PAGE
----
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Courtesy of Lightbox.
Portrait of Steve Coe courtesy of Lightbox.
Courtesy of Lightbox.
Courtesy of Lightbox.
Courtesy of Lightbox.

Steven Coe is Looking at Lab-Grown Diamonds In a Whole New Light

By Eliza Jordan

December 27, 2021

In 2018, Lightbox Jewelry was founded under De Beers Group to bring innovative lab-grown diamonds to life. Looking at luxury differently, the company approached the market with new technology and heightened transparency. Aimed at manufacturing high-quality synthetic diamonds with the consumer’s interests in mind, the company started by offering pink, white, and blue diamonds at a set price per carat. Today, all earrings, necklaces, bracelets, and collections can be customized to preferred cuts, sparkling to the buyer’s desire.

Whitewall spoke with the jewelry maker’s CEO, Steve Coe, about how his hand in lab-grown diamonds led to the launch of Lightbox and what sustainable measures the brand is taking today.

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Portrait of Steve Coe courtesy of Lightbox.

WHITEWALL: Prior to helping launch Lightbox, you worked in various roles for another De Beers company, Element Six, and have over 20 years of experience in lab-grown diamonds. How did that role prepare you for Lightbox?

STEVE COE: We are very reliant on Element Six and their considerable expertise developed over many years on the manufacturing of lab-grown diamonds. Without Element Six, there would be no Lightbox.

We worked steadily to improve both the quality of the lab-grown diamonds and reduce the cost to manufacture them. By 2016, we reached the point that the quality was high enough and manufacturing cost low enough that we could consider using them for accessibly priced jewelry. We saw a significant growth opportunity for the wider De Beers Group.

WW: How is Lightbox approaching lab-grown diamonds differently?

SC: We see a huge opportunity for lab-grown diamonds in more accessibly priced fashion jewelry that is suitable for frequent gifting occasions. This contrasts with other lab-grown brands who have focused on bridal jewelry, specifically engagement rings. Our view is that this will be a more limited opportunity, as there is already a great incumbent product in this space in natural diamonds, which many consumers continue to prefer for milestone events, like bridal.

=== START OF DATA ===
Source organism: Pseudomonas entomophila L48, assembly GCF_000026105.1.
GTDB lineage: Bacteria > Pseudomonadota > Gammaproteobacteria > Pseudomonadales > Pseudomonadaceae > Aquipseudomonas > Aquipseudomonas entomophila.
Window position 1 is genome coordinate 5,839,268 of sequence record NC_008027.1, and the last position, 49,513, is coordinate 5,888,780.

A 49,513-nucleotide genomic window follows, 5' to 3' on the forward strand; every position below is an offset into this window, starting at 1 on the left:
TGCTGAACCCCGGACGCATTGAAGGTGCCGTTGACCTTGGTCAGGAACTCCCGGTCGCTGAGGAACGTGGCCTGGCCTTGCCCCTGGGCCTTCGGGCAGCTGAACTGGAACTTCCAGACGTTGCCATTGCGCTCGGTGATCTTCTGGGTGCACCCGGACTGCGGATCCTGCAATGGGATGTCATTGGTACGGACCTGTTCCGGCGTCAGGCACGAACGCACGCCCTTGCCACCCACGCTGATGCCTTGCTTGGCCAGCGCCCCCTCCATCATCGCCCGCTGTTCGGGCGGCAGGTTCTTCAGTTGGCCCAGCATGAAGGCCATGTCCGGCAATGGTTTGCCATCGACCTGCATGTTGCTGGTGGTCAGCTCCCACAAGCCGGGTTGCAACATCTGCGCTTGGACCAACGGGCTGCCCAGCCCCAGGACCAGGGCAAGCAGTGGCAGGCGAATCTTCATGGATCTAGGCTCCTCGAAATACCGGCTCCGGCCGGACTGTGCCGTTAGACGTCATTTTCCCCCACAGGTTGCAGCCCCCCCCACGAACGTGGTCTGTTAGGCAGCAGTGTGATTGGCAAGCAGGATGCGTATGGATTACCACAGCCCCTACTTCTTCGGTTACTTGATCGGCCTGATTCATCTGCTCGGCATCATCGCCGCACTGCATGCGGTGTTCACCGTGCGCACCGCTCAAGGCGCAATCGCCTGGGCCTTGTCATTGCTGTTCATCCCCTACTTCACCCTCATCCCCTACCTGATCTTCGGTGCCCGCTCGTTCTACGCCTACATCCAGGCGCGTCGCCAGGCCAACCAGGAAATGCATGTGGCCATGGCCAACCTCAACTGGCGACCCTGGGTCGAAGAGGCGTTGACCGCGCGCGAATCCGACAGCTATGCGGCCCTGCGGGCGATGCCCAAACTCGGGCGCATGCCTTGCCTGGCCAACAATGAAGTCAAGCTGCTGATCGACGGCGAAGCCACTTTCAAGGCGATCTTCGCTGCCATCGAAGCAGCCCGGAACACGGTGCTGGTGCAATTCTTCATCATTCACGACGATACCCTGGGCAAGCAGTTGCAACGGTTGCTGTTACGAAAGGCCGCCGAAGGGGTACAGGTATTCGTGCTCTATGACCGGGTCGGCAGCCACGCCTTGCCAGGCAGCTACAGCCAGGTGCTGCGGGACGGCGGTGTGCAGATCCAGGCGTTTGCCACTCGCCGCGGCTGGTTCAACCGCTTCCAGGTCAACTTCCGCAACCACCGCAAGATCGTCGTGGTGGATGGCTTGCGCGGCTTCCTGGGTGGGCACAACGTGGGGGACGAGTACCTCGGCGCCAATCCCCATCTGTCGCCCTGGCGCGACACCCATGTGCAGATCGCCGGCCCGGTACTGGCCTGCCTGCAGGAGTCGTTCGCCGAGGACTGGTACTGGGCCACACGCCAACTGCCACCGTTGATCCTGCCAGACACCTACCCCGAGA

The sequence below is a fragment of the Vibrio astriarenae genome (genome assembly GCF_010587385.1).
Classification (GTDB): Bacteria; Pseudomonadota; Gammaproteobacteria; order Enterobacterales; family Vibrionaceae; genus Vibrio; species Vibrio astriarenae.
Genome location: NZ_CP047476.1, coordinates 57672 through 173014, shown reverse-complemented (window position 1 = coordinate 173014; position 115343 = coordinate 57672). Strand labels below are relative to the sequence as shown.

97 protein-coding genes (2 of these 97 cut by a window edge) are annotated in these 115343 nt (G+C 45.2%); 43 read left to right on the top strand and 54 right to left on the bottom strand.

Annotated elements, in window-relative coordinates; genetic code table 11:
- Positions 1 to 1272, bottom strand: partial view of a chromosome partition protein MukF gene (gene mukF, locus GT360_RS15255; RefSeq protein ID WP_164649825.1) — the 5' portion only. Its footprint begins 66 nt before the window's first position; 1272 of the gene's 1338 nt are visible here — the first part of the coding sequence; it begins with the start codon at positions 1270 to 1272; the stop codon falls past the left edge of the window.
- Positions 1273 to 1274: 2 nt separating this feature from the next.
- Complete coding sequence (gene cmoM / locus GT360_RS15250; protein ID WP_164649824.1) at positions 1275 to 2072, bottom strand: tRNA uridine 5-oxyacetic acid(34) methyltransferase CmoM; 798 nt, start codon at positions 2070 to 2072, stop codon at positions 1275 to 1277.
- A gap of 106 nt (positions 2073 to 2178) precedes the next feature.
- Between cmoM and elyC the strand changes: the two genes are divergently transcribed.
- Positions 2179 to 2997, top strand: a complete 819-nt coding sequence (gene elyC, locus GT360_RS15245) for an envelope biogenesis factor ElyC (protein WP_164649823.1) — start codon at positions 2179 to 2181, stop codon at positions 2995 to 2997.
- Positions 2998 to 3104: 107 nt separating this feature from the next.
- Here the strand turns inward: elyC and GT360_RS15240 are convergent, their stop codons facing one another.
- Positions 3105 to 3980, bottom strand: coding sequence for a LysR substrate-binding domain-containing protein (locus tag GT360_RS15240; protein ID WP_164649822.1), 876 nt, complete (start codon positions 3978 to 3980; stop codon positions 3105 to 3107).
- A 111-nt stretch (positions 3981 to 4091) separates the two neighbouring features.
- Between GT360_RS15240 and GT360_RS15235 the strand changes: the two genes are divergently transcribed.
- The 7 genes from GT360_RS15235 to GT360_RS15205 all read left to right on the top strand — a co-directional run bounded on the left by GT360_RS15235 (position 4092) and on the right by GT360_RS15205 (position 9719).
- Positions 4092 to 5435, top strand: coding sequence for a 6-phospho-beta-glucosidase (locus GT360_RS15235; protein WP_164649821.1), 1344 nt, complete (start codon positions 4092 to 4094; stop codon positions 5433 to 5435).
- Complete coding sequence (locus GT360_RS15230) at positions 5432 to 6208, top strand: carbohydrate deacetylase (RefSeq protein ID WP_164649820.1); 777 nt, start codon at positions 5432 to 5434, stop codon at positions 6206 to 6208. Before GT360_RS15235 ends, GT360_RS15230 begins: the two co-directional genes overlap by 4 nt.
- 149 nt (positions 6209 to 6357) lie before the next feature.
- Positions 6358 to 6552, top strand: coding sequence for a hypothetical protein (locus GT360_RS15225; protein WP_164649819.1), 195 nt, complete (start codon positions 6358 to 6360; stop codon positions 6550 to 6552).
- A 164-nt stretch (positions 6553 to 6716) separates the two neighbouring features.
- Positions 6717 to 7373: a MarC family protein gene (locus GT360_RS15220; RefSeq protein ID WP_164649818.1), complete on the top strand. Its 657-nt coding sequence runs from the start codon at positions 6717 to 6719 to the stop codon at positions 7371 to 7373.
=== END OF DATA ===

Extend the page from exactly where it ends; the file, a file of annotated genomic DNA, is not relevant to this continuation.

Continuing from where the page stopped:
Lab-grown diamonds can be for every birthday—not just those with a zero at the end! This is where we see the exciting opportunity for lab-grown diamonds, where it can grow in an additive way for the jewelry industry, and take share from other luxury fashion products, such as footwear and handbags.

WW: The patented diamond synthesis technology used to make lab-grown diamonds is built on more than 50 years of innovation by Element Six. Can you elaborate on this?

SC: The technology which evolved out of this research and which we believe is most suited to manufacturing lab-grown diamonds is called Chemical Vapour Deposition (CVD). In the process, a large number of lab-grown diamond seed (small slivers cut from an existing lab-grown diamond) are placed at the bottom of a reaction chamber. A mixture of gases (including some, such as methane, which contain carbon and act as the feedstock for the diamond growth process) are then fed into this chamber and heated to high temperatures by a microwave power source. At these elevated temperatures the gases react together and break up to form both carbon atoms and carbon radicals that literally rain down on the seeds below. These carbon atoms bond to the seed and grown a bigger diamond a layer at a time. After a couple of weeks, you end up with an array of lab-grown diamonds, which can then be removed from the reaction chamber and cut and polished into gemstones.

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Courtesy of Lightbox.

WW: What is the Lightbox Lab like in Gresham, Oregon?

SC: It’s an incredibly impressive state-of-the-art manufacturing facility. The hub of the facility is the main synthesis lab, where there are literally rows and rows of individual CVD reactors all growing hundreds of lab-grown diamond at a time. Other than at the start of the growth process, when the seeds are loaded in, or at the end, when the finished lab-grown stones are removed, there isn’t much human involvement in the synthesis process, as the reactors themselves are all highly automated and computer controlled.

WW: Lightbox aims to lead with transparency in the way it designs, produces, and prices its pieces, as well as communicates its impact on the environment. What type of efforts is Lightbox currently making to ensure sustainable production?

SC: Achieving sustainable production is very important to us at Lightbox. The reality is that manufacturing lab-grown diamonds does consume energy, and this is something we are very keen to reduce the impact of from a sustainability point of view. One of the key reasons that we located our manufacturing facility to Gresham was its availability of renewable energy sources. We have committed to use electrical energy to grow all our lab-grown diamonds, that is at least 50 percent from renewable sources, by the end of the year, and increase this to 100 percent by the end of next year.

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Courtesy of Lightbox.

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Courtesy of Lightbox.
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